Dancing in New Orleans to Overcome Division

A Crescent City Transplant Creates a Diverse Non-Profit, and Finds a New Home

Students from the Dancing Grounds studio perform in New Orleans. Courtesy of Dancing Grounds.

Five years ago, I moved from New York to New Orleans. The reasons included a need to escape from the New York grind, a lover’s terminal brain cancer, and a best friend from Philadelphia’s presence here.

I didn’t fear much about the transition. I felt confident that I could find a job in the education world, make new friends, and build a new personal community. My biggest fear: Could I find a place to dance?

Dance has always been my health and wellness strategy. Without regular dance classes, I would go insane. And in online searches before I arrived in New Orleans, I couldn’t find any regular classes in the genres I had studied and loved: hip hop, jazz, modern, and contemporary.

When I arrived, I discovered that adult dance classes were a patchwork—offered in different locations across the city, often inconsistently, and with little information online. But I also found, after eight years of living in tiny New York City apartments, that the living room of my new home felt as big as a dance studio.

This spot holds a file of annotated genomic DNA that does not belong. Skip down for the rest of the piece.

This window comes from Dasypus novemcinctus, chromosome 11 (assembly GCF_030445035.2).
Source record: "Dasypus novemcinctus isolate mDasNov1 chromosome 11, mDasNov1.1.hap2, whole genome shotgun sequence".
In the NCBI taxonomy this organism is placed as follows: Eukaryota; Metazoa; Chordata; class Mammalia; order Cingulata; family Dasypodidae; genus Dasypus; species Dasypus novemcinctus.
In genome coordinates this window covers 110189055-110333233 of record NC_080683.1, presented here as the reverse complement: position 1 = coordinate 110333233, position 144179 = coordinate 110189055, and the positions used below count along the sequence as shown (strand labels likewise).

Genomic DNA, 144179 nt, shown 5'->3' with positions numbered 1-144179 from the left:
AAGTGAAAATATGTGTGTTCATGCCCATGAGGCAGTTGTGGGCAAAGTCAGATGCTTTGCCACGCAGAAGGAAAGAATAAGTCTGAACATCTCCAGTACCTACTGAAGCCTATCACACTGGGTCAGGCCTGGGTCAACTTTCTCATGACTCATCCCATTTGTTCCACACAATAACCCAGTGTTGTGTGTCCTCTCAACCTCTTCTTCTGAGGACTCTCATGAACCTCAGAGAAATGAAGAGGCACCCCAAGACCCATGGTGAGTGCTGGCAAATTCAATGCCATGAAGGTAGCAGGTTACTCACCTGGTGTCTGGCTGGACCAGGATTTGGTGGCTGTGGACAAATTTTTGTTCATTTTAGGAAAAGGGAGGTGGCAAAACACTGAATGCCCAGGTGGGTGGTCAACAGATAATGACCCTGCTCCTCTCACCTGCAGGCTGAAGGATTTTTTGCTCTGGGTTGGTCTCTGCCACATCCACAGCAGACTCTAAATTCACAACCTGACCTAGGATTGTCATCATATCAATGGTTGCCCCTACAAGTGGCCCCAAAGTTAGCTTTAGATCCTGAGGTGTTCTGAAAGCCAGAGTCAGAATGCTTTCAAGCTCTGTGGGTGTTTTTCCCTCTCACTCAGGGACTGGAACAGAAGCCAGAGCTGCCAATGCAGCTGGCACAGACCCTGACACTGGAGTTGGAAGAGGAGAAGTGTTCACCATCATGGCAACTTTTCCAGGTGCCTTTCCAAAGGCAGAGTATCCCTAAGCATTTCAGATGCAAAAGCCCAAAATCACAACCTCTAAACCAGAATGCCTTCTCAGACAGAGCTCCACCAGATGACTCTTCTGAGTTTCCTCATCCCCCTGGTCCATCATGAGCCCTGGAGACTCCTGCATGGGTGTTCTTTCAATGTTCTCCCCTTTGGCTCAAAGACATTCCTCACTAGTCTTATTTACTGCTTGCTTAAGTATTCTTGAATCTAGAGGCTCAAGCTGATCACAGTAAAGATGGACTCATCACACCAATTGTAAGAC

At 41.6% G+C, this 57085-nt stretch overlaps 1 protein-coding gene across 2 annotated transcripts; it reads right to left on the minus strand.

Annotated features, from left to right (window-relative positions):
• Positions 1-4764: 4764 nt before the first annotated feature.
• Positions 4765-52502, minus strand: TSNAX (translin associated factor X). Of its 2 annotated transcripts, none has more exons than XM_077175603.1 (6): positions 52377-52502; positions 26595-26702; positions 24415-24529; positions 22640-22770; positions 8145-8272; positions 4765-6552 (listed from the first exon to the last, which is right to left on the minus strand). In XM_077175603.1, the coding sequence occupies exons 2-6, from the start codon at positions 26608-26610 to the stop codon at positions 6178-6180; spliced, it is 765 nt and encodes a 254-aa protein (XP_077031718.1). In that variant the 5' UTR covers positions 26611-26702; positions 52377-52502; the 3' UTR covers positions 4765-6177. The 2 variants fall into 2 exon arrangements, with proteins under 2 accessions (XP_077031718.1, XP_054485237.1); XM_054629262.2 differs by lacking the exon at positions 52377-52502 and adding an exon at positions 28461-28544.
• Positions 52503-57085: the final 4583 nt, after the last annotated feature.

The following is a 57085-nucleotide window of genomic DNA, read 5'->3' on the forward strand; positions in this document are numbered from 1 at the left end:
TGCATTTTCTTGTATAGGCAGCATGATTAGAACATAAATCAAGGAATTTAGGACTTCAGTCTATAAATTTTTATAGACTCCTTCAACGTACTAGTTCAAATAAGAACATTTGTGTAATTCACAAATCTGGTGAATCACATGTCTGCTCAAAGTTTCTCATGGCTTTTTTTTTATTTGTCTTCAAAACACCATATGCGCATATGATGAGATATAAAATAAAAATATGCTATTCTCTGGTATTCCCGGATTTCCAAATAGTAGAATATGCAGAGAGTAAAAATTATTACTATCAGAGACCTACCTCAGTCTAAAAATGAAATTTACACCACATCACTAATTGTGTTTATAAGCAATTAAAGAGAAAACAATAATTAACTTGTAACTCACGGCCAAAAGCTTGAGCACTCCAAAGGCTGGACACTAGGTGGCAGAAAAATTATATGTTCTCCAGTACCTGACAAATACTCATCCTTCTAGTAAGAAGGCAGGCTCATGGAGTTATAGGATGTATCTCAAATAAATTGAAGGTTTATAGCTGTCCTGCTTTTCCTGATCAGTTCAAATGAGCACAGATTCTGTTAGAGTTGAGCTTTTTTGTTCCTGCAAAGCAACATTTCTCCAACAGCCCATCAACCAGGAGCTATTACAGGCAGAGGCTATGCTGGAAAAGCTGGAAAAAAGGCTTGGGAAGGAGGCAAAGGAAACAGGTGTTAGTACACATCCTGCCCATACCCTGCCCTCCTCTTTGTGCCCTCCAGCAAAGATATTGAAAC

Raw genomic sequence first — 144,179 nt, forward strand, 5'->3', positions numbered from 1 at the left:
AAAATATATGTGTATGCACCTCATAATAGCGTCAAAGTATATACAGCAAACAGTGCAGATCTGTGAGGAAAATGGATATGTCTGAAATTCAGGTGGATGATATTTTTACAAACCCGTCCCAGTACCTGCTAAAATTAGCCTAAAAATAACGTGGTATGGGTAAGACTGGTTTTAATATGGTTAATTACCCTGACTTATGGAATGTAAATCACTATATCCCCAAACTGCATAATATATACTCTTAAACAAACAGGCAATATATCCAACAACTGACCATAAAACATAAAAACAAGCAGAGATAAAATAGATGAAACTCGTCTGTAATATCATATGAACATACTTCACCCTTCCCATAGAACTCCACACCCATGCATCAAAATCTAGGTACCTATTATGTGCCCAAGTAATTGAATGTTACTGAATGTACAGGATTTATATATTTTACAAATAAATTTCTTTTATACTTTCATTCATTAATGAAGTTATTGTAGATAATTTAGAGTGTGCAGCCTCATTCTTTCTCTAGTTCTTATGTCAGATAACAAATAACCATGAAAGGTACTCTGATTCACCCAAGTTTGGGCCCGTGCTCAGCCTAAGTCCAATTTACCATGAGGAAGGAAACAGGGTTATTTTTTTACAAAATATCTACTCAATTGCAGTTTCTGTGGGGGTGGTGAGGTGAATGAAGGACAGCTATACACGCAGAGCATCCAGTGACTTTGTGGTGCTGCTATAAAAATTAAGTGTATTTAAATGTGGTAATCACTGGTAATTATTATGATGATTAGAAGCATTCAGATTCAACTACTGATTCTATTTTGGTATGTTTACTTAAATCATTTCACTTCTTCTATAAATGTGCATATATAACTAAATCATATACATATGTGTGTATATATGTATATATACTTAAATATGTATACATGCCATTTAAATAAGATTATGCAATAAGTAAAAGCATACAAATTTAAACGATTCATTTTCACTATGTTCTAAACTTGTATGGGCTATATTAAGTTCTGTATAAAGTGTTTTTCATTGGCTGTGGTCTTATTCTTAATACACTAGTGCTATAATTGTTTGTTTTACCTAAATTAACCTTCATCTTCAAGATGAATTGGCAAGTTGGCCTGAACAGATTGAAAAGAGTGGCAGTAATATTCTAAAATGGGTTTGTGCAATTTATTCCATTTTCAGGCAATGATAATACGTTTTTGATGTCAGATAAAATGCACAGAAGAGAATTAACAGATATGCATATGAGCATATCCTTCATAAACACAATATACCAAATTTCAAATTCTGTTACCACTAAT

I grabbed some mirror pieces from an upcycling center, found an old stereo system at a local thrift store, and … voila! In a matter of days, on a $75 budget, my living room became a dance space. I started teaching one beginner hip-hop class a week to some new friends. My roommate was a great cook. For a $5 donation, we offered dance class and dinner to everyone that walked in the door.

During that time, I got a gig substitute teaching dance at a local after-school program. I started a daily dance party and talent show in my classroom. The energy was infectious. Teachers from all over the building started popping in. I told them about my adult dance classes. They started coming. And they invited their friends. And their friends invited their friends.

Local dancers started showing up to see what on earth this white chick from New York was doing with a dance studio in her living room. We hung out in my kitchen for hours after class, talking about the landscape of dance in New Orleans. They shared. I listened. We dreamed.

The Dancing Grounds studio in New Orleans. Courtesy of Dancing Grounds.

The Dancing Grounds studio in New Orleans. Courtesy of Dancing Grounds.

One visionary choreographer, Jessica Donley, and I immediately connected. She had been dreaming of an organization called “Dancing Grounds,” with an image of a footprint as the logo. She was passionate about organizing the local dance community and creating work that represented Louisiana culture. I was passionate about making adult dance classes accessible to everyone. We were both passionate about bringing the joys of dance to kids and providing a space where they could be treated as young artists and innovators. So, we joined forces and started a nonprofit organization.